The Design of Everyday Things
About the book
Even the smartest among us can feel inept as we try to figure out the shower controlin a hotel or attempt to navigate an unfamiliar television set or stove. When The Design ofEveryday Things was published in 1988, cognitive scientist Don Norman provocativelyproposed that the fault lies not in ourselves, but in design that ignores the needs and psychologyof people. Fully revised to keep the timeless principles of psychology up to date with ever-changingnew technologies, The Design of Everyday Things is a powerful appeal for gooddesign, and a reminder of how -- and why -- some products satisfy while others onlydisappoint.
Donald A. Norman Biography
Donald Arthur Norman (born December 25, 1935) is an American researcher, professor, and author. Norman is the director of The Design Lab at University of California, San Diego. He is best known for his books on design, especially The Design of Everyday Things. He is widely regarded for his expertise in the fields of design, usability engineering, and cognitive science. He is a co-founder of the Nielsen Norman Group, along with Jakob Nielsen. He is also an IDEO fellow and a member of the Board of Trustees of IIT Institute of Design in Chicago. He also holds the title of Professor Emeritus of Cognitive Science at the University of California, San Diego. Norman is an active Distinguished Visiting Professor at the Korea Advanced Institute of Science and Technology (KAIST), where he spends two months a year teaching.Much of Norman's work involves the advocacy of user-centered design. His books all have the underlying purpose of furthering the field of design, from doors to computers. Norman has taken a controversial stance in saying that the design research community has had little impact in the innovation of products, and that while academics can help in refining existing products, it is technologists that accomplish the breakthroughs. To this end, Norman named his website with the initialism JND (just-noticeable difference) to signify his endeavors to make a difference.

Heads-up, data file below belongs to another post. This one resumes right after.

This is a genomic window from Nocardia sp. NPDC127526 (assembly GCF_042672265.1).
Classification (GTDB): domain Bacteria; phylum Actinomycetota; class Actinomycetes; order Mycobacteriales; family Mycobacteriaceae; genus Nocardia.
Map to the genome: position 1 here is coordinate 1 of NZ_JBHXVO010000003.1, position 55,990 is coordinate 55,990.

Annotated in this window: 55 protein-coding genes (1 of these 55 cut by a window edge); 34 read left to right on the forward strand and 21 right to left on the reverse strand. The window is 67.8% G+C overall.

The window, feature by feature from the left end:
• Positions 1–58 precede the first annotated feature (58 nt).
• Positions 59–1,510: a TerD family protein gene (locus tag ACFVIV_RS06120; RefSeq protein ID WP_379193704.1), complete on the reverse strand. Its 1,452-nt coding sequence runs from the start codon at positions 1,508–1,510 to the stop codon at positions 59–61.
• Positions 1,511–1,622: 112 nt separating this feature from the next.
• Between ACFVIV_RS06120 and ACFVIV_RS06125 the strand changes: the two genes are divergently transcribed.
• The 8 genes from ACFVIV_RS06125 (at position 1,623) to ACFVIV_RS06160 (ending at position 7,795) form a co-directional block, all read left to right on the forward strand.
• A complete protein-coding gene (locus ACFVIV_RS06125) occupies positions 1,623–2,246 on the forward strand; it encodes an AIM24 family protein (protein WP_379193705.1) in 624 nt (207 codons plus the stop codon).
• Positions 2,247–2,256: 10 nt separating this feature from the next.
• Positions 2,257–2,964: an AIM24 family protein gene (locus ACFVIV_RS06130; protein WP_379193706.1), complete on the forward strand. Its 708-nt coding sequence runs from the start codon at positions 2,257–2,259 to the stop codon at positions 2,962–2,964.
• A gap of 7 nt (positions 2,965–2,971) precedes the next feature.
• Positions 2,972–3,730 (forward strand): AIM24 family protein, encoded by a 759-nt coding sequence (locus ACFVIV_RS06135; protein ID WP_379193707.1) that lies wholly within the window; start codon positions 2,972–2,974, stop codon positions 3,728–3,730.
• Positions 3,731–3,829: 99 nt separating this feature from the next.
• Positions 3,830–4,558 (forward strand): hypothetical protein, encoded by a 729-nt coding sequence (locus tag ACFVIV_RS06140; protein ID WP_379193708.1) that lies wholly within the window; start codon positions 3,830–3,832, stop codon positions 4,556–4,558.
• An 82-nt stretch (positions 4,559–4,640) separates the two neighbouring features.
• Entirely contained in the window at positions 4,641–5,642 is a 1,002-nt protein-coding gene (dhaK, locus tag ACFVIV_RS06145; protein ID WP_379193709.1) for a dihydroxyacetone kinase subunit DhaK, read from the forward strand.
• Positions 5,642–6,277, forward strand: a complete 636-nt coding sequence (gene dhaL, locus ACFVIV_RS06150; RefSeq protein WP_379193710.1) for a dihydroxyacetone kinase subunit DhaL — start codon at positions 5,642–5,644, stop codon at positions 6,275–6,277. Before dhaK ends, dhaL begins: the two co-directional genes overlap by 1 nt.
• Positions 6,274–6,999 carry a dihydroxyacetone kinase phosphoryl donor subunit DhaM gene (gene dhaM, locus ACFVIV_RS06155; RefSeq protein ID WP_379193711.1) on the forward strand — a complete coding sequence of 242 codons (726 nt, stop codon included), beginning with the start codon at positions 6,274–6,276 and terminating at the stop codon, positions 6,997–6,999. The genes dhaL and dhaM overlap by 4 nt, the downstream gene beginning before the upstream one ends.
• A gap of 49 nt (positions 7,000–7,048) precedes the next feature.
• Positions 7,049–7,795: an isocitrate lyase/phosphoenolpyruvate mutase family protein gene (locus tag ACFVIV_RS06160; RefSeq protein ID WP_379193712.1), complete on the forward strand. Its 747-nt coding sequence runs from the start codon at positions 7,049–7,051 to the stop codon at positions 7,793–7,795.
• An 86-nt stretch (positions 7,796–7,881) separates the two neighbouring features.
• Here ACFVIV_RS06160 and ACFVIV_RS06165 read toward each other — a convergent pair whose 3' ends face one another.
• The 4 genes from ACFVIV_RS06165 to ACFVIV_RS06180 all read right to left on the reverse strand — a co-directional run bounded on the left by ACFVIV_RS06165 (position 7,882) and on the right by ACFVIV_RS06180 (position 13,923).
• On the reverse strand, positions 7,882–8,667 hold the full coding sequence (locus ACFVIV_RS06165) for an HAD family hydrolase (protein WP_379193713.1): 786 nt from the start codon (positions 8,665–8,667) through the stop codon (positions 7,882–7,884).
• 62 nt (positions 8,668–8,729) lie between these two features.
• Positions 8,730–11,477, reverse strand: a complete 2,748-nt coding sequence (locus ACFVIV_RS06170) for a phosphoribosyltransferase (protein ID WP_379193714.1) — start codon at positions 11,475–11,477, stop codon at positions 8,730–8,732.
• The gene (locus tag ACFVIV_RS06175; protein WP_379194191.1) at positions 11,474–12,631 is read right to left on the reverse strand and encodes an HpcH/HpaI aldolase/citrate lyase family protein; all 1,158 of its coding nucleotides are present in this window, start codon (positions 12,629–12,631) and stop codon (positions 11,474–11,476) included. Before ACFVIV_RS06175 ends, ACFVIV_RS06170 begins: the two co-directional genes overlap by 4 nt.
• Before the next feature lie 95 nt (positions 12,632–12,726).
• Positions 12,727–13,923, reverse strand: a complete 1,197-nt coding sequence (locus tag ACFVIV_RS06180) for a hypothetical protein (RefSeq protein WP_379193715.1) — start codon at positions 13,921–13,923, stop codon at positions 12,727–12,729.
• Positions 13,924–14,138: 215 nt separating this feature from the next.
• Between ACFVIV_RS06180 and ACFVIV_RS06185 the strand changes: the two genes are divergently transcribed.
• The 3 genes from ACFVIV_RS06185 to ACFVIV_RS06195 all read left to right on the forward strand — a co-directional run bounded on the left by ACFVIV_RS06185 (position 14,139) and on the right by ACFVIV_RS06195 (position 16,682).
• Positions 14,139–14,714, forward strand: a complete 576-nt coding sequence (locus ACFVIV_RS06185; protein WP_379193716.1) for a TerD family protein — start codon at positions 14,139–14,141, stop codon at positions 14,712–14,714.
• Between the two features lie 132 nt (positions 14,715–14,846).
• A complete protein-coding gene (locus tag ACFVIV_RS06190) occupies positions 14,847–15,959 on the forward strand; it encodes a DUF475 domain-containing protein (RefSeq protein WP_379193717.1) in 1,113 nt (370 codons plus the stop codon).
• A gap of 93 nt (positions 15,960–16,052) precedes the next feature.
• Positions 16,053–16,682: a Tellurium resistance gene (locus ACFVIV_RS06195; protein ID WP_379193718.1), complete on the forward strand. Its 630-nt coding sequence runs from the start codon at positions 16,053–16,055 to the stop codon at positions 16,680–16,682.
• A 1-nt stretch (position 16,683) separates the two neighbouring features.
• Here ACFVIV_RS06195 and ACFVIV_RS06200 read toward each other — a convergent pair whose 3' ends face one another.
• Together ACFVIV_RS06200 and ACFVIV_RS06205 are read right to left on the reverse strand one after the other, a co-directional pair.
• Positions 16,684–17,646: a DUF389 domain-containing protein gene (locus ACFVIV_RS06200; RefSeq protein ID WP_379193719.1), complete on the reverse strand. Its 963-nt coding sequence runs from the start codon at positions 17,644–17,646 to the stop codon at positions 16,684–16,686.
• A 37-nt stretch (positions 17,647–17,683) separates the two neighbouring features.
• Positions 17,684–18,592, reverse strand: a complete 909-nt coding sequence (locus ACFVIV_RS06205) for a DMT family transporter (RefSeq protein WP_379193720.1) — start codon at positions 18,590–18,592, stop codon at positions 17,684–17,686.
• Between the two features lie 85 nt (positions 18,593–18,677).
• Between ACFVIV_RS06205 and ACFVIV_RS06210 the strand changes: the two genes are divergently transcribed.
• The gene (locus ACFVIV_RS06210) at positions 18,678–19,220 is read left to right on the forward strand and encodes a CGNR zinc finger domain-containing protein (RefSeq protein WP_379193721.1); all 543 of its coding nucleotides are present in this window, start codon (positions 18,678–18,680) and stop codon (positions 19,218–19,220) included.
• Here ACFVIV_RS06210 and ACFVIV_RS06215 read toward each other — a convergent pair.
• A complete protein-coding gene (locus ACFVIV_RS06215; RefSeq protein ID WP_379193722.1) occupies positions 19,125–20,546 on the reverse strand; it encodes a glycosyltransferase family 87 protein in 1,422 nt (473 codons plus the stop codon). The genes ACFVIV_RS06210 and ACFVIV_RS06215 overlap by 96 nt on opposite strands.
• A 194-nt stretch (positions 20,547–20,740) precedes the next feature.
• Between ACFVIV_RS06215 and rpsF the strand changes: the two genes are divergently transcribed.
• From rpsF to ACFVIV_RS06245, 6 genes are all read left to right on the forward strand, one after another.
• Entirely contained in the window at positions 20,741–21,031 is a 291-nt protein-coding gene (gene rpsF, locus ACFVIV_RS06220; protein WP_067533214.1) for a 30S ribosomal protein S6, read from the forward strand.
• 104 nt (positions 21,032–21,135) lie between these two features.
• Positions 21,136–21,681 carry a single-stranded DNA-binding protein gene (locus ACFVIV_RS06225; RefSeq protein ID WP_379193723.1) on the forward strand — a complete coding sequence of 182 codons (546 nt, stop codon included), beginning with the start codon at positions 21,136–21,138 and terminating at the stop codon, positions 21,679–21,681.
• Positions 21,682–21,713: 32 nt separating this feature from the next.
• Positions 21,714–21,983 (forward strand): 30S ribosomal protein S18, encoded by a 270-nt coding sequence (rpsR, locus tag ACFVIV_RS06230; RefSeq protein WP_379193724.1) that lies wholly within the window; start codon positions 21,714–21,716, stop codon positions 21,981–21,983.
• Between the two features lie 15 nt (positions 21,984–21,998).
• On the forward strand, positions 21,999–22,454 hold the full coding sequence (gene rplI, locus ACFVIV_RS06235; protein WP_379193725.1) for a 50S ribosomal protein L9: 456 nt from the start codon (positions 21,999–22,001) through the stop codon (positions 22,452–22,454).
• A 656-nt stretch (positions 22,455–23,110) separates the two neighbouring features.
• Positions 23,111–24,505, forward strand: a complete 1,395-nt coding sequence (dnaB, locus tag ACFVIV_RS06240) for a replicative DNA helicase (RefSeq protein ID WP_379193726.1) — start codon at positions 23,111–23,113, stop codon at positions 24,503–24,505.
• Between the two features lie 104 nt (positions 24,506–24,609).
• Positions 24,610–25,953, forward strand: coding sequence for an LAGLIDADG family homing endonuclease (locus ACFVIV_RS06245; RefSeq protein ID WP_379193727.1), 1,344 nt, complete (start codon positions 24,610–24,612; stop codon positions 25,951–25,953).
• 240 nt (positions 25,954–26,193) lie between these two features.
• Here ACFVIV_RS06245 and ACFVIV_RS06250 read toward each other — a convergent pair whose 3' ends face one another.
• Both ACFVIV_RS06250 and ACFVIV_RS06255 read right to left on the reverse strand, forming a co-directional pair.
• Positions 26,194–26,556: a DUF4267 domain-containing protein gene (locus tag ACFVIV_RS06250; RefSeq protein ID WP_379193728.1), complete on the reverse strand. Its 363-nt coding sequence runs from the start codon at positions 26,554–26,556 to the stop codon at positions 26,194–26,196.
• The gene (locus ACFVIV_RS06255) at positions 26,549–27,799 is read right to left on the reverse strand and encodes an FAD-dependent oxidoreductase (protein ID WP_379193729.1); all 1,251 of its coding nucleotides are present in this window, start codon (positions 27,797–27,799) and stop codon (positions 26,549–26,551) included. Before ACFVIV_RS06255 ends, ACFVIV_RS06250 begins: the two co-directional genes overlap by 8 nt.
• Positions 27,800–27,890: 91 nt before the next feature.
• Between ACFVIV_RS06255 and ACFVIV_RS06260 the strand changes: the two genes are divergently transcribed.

Early academicsIn 1957, Norman received a B.S. degree in electrical engineering from Massachusetts Institute of Technology (MIT). Norman received an M.S. degree in electrical engineering from the University of Pennsylvania. He received a PhD in psychology from the University of Pennsylvania. He was one of the earliest graduates from the Mathematical Psychology group at University of Pennsylvania and his advisor was Duncan Luce.After graduating, Norman took up a postdoctoral fellowship at the Center for Cognitive Studies at Harvard University and within a year became a lecturer. After four years with the Center, Norman took a position as an associate professor in the Psychology Department at University of California, San Diego (UCSD). Norman applied his training as an engineer and computer scientist, and as an experimental and mathematical psychologist, to the emerging discipline of cognitive science. Norman eventually became founding chair of the Department of Cognitive Science and chair of the Department of Psychology. At UCSD, Norman was a founder of the Institute for Cognitive Science and one of the organizers of the Cognitive Science Society (along with Roger Schank, Allan Collins, and others), which held its first meeting at the UCSD campus in 1979.Together with psychologist Tim Shallice, Norman proposed a framework of attentional control of executive functioning. One of the components of the Norman-Shallice model is the supervisory attentional system.
Cognitive engineering careerNorman made the transition from cognitive science to cognitive engineering b ... Read full biography
|Authors:||Donald A. Norman|
|Publisher:||MIT Press Ltd|
|Languages:||| English ||
|Edition Statement:||revised and expanded edition|
|Illustrations:||40 figures, 5 tables; 45 Illustrations, unspecified|
|Publication date:||May 10, 2016|
|First Publication Date:||None|
|Publication City/Country:||Cambridge, United States|